We think we love them, they have been a part of the American dream since the days of the pilgrims. The lingering quest in homeownership how do we protect them from the elements, after that how to make them warmer years after they have been built.
In the old days the log houses used the logs as insulation and a barrier from the elements, the timbers in a log house were a good insulator because no air could pass through theses timbers, just around them, as the logs dried out naturally over time they shrank leaving gaps, while the body of these timbers have released the trapped water it now traps billons of air pockets pushing up its insulating ability also over time. In the late 1800-and early1900s people were packing their balloon-framed houses with newspaper thereby creating a low R-value in the exterior wall cavities. During WW11 to save energy they required houses to be insulated the houses using insulation that was batt of fibrous material about 1 1/2” thick placed into the stud cavities.
Today we have to tighten our budget again because of the high cost of living. One place to do this is to insulate our houses from the exterior than install new siding over the insulation, but there is a catch if done wrong it will rot your walls, what would take nature 60-80 years could be done in as little as 3-8 years. Houses built before 1950 were designed to breathe, it wasn’t until the last 10 years that we had no idea as to how much water vapor actually passed through the exterior walls of our houses. If our house has a crawl space, cement floor, basement foundation walls, that are now waterproofed on the inside (not water resistive paint) you could be absorbing anywhere from 10-150 gallons of water per 24 hour period into your homes atmosphere this water vapor wants out of your house because there is less humidity outside than there is in your home, thereby forcing its way through your exterior walls to the out side.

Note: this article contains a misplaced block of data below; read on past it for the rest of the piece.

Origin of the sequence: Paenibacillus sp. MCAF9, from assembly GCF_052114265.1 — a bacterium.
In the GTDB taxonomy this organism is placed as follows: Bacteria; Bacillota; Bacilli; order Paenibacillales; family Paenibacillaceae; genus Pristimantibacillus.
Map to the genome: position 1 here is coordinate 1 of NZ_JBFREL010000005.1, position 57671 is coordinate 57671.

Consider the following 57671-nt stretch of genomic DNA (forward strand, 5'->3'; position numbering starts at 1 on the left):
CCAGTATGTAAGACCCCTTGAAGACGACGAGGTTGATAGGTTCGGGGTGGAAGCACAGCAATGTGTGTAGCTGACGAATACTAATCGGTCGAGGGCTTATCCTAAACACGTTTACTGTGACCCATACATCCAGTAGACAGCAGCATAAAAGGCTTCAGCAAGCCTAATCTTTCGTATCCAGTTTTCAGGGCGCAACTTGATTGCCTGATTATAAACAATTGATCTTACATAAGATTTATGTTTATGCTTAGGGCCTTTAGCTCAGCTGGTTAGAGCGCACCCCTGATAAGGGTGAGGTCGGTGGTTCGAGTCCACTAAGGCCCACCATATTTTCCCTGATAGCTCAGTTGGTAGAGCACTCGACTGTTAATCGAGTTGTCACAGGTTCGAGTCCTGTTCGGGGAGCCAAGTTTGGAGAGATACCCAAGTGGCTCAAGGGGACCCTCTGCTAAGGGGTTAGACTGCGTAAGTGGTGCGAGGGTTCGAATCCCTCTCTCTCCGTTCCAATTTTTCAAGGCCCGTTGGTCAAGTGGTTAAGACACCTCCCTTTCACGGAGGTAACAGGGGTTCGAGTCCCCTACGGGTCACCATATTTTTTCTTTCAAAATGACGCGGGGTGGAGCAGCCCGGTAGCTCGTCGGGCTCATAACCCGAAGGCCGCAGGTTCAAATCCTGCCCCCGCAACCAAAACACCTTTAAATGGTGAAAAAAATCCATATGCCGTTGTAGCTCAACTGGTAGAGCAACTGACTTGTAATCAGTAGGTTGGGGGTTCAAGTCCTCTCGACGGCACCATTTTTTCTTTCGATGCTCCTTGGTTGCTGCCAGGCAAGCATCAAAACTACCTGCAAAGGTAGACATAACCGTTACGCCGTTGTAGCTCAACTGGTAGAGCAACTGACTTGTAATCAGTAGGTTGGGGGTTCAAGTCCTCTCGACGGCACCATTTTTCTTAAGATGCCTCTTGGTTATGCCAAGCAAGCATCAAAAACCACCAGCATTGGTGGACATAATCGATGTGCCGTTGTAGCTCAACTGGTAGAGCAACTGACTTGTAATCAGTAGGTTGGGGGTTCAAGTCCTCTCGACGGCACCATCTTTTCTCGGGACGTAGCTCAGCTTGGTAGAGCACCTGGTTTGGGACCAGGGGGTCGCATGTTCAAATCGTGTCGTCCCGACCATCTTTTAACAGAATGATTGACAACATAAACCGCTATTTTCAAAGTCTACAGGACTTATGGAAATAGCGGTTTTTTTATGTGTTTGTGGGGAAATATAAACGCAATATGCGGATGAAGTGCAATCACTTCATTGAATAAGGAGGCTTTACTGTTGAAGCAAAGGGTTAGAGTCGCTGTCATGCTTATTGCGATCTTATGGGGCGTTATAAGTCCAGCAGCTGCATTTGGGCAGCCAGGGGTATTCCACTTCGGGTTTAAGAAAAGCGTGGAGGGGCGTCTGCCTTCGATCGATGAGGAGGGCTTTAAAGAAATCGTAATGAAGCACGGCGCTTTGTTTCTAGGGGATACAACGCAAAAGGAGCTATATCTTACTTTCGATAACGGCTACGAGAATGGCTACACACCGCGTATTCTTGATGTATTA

Now the Law states you must install a house wrap. House wraps work great in the far south, but what happens in the north is a world apart from the south. The inside temp of the house is 70° outside is 30° automatically the water vapor in the house wants out the humidity in the air outside is dryer than the air inside so it forces it’s way through the exterior walls. If your installer installed a house wrap under your siding this is what is happening the water vapor just past through the insulating and wall sheathing, the next surface is colder so now it freezes on the back side of the house warp (you have white frost between your wall sheathing and your house wrap). When the temperature warms up the frost now turns to a liquid, with tarpaper the paper sucks up the water and spreads it to help it dry out the back side of the siding. While if you installed a name brand house wrap it now pooling up behind your siding. It a liquid not a vapor so it is not allowed to pass through, but instead it starts freezing and thawing on your wall sheathing breaking it down.
Adding more insulation on the exterior of the wall if done right will save you a boatload of money. On the exterior of a building you best results are going to be from a rigid insulation board. There are at least 2 types 1st is just an insulation board and the 2nd has aluminam foil on both sides you must choose according to the siding you want to install as to what insulation board is best. For example; horizontal cedar lap siding does not like aluminum for behind it. Before installing any type of rigid insulation on to an exterior wall surface you must make a way for the water vapor to escape to the outside air.
I recommend 1 product “mortairvent” Made by Benjamin Obdyke, it’s only 1/4” thick installed over the tarpaper, than you install you insulation board next and finally your siding. It’s made of woven plastic with enough rigidity to keep 1/4 inch air gap to allow the water vapor to escape either by going down the wall to be vented at the foundation line or vented at the soffit line of the house.